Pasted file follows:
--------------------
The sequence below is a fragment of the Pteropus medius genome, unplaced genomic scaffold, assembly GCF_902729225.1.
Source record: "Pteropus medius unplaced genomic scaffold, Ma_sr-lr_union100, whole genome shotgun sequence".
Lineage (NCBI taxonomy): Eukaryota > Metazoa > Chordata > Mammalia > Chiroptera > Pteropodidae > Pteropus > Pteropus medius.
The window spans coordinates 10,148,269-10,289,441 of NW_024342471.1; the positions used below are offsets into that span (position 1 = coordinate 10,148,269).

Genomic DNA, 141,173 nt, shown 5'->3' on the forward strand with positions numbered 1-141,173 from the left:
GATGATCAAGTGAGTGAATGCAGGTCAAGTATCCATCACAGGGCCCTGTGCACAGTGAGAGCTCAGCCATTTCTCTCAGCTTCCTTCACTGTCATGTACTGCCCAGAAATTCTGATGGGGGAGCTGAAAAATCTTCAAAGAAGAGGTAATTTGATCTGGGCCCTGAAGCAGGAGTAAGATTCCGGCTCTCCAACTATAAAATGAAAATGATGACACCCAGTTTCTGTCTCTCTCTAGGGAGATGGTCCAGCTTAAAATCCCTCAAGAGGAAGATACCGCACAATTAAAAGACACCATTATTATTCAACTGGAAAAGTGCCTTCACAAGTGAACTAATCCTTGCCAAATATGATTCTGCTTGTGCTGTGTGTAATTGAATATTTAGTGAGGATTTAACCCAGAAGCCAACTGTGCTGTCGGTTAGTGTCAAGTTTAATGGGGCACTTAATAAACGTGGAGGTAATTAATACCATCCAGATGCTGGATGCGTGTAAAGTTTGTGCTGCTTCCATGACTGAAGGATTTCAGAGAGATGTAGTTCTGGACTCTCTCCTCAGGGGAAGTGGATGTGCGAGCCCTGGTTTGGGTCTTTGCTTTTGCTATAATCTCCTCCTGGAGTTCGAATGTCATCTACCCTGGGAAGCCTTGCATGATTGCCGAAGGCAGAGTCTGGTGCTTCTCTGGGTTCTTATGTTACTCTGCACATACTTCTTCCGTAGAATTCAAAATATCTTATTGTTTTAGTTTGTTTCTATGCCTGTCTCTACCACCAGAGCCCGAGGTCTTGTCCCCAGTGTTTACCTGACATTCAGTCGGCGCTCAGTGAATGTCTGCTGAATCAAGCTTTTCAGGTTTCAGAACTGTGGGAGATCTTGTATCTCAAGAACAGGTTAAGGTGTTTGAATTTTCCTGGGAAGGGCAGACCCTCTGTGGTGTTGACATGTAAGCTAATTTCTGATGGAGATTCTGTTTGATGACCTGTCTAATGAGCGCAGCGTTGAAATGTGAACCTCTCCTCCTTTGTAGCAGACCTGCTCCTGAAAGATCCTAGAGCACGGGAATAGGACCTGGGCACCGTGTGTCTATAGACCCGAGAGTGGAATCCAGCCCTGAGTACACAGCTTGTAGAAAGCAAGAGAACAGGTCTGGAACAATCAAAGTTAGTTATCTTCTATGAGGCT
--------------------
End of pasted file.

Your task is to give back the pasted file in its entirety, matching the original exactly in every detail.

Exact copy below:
The sequence below is a fragment of the Pteropus medius genome, unplaced genomic scaffold, assembly GCF_902729225.1.
Source record: "Pteropus medius unplaced genomic scaffold, Ma_sr-lr_union100, whole genome shotgun sequence".
Lineage (NCBI taxonomy): Eukaryota > Metazoa > Chordata > Mammalia > Chiroptera > Pteropodidae > Pteropus > Pteropus medius.
The window spans coordinates 10,148,269-10,289,441 of NW_024342471.1; the positions used below are offsets into that span (position 1 = coordinate 10,148,269).

Genomic DNA, 141,173 nt, shown 5'->3' on the forward strand with positions numbered 1-141,173 from the left:
GATGATCAAGTGAGTGAATGCAGGTCAAGTATCCATCACAGGGCCCTGTGCACAGTGAGAGCTCAGCCATTTCTCTCAGCTTCCTTCACTGTCATGTACTGCCCAGAAATTCTGATGGGGGAGCTGAAAAATCTTCAAAGAAGAGGTAATTTGATCTGGGCCCTGAAGCAGGAGTAAGATTCCGGCTCTCCAACTATAAAATGAAAATGATGACACCCAGTTTCTGTCTCTCTCTAGGGAGATGGTCCAGCTTAAAATCCCTCAAGAGGAAGATACCGCACAATTAAAAGACACCATTATTATTCAACTGGAAAAGTGCCTTCACAAGTGAACTAATCCTTGCCAAATATGATTCTGCTTGTGCTGTGTGTAATTGAATATTTAGTGAGGATTTAACCCAGAAGCCAACTGTGCTGTCGGTTAGTGTCAAGTTTAATGGGGCACTTAATAAACGTGGAGGTAATTAATACCATCCAGATGCTGGATGCGTGTAAAGTTTGTGCTGCTTCCATGACTGAAGGATTTCAGAGAGATGTAGTTCTGGACTCTCTCCTCAGGGGAAGTGGATGTGCGAGCCCTGGTTTGGGTCTTTGCTTTTGCTATAATCTCCTCCTGGAGTTCGAATGTCATCTACCCTGGGAAGCCTTGCATGATTGCCGAAGGCAGAGTCTGGTGCTTCTCTGGGTTCTTATGTTACTCTGCACATACTTCTTCCGTAGAATTCAAAATATCTTATTGTTTTAGTTTGTTTCTATGCCTGTCTCTACCACCAGAGCCCGAGGTCTTGTCCCCAGTGTTTACCTGACATTCAGTCGGCGCTCAGTGAATGTCTGCTGAATCAAGCTTTTCAGGTTTCAGAACTGTGGGAGATCTTGTATCTCAAGAACAGGTTAAGGTGTTTGAATTTTCCTGGGAAGGGCAGACCCTCTGTGGTGTTGACATGTAAGCTAATTTCTGATGGAGATTCTGTTTGATGACCTGTCTAATGAGCGCAGCGTTGAAATGTGAACCTCTCCTCCTTTGTAGCAGACCTGCTCCTGAAAGATCCTAGAGCACGGGAATAGGACCTGGGCACCGTGTGTCTATAGACCCGAGAGTGGAATCCAGCCCTGAGTACACAGCTTGTAGAAAGCAAGAGAACAGGTCTGGAACAATCAAAGTTAGTTATCTTCTATGAGGCT